Finding miracles in Israel
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OpinionGuest columnist

Finding miracles in Israel

I am constantly inspired by the words of a rabbi I know, who once said, “Mitzvahs done outside of Israel are just practice.”

Flag of Israel close up. (Photo by cottonbro studio, courtesy of Pexels)
Flag of Israel close up. (Photo by cottonbro studio, courtesy of Pexels)

As someone who converted to Orthodox Judaism after growing up in the Bible Belt in Texas, there was always something about religion and the church that just didn’t sit right with me. Thus, my journey for deeper meaning began.That journey eventually brought me not only to Judaism but also to medicine, with my years as a combat medic serving in Iraq, Africa and Syria convincing me of my potential to do more.

It was that nexus of science and religion where I have found my purpose and feel God’s light in this world. I know that all I’m really doing when I treat a patient is, as the Rambam said, facilitating whatever God wants to happen.

Whether it be in the hospital or on the battlefield, my experience tells me that humans can only do so much, and sometimes what we really need is a miracle. That feeling was even more pronounced when I came to Israel following Oct. 7 to help train combat medics in the field.

On that tragic day, I was in Kansas City visiting friends for Simchat Torah.

Like many observant Jews in the Diaspora, I wasn’t aware of the extent of carnage until I opened my phone Sunday night. But in those first few hours where all the information I had was rumors, we still danced with the Torah. Gripping tightly, I prayed for Israel and was overwhelmed by the bittersweet sensation that felt like we were dancing while the world was burning.

Once the holiday was over, I knew I wanted to contribute. Through a Facebook group, I connected with an individual getting a group together to volunteer in Israel. When I called my boss requesting a last-minute leave of absence, I was told I may not have a job waiting for me when I got back. I boarded a plane that weekend.

The first two weeks were spent in the ER at Ichilov Medical Center, but considering my valuable experience as a combat medic, I knew my skills would be better applied elsewhere. As such, the IDF welcomed my volunteer work as a combat medic. In this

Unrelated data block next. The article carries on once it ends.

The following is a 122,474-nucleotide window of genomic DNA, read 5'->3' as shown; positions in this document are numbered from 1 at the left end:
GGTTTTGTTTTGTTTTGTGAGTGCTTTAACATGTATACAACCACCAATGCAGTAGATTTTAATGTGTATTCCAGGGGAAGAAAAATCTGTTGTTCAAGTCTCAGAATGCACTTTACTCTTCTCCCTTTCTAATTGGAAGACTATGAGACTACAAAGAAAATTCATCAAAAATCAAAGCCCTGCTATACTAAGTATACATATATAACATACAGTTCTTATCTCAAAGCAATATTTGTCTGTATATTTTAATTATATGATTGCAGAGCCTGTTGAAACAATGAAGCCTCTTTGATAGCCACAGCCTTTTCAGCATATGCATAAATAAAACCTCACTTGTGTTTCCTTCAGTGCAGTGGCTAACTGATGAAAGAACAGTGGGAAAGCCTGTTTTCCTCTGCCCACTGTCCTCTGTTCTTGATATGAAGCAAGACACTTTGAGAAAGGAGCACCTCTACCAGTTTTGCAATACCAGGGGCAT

role, I trained soldiers in patient care amidst chaotic urban landscapes, where the terrain of Gaza was eerily reminiscent of
the treacherous battlefields of Baghdad.

I am constantly inspired by the words of a rabbi I know, who once said, “Mitzvahs done outside of Israel are just practice.” Coming here was not only a natural choice, but also something I felt obligated to do. Before I arrived in Israel, I was restless — not able to sleep and worried about my Israeli fiancée and her sisters who are serving in the IDF. Ironically, I felt more at peace while in the country.

It helps, of course, that the universe seemed to want me to be in Israel. Finding a flight to Israel in the early days of the
war was a challenge for many, yet I found a charter flight with ease. Obtaining a license to practice medicine in Israel — usually a bureaucratic nightmare — was done in a matter of days thanks to the Ministry of Health and Nefesh B’Nefesh.
My fiancée could have objected to me putting myself in harm’s way, and yet she was fully supportive. Everything aligned
so perfectly that it’s impossible not to see the hand of God in it.

In Israel, I felt culturally at home.

There were no colleagues questioning the little quirks that make our religion beautiful. I never had to explain myself to anyone. And I certainly didn’t have to defend why I wanted to fight for the Jewish homeland.

As I look back on my service, I think Israel did more for me than I did for her. Everywhere I went in Israel, I was met with gratitude. From strangers on the street who heard my Texas twang and asked why I came to the country during wartime, to the owners of small businesses who offered to pay for my meal even though they were struggling themselves, I saw the tightly woven fabric of Israeli society that can’t be destroyed.

For now, I’m back at work in Johnstown, Pennsylvania, where I’m anxiously waiting to return to Israel later this month and marry my fiancée in the Jewish state. Then, I will be counting down the days to my aliyah, when I will finally be home.

Whether in a war or in a hospital, logic can’t explain who lives and who dies. Medicine tells me that there are some
questions we won’t have a sufficient answer to, but all we can do is be of service to our communities, to have faith and to do
our best. PJC

Dr. Andrew Griffin is an emergency medicine specialist at Conemaugh Memorial Medical Center in Johnstown, Pennsylvania, and a former staff sergeant in the U.S. Army.

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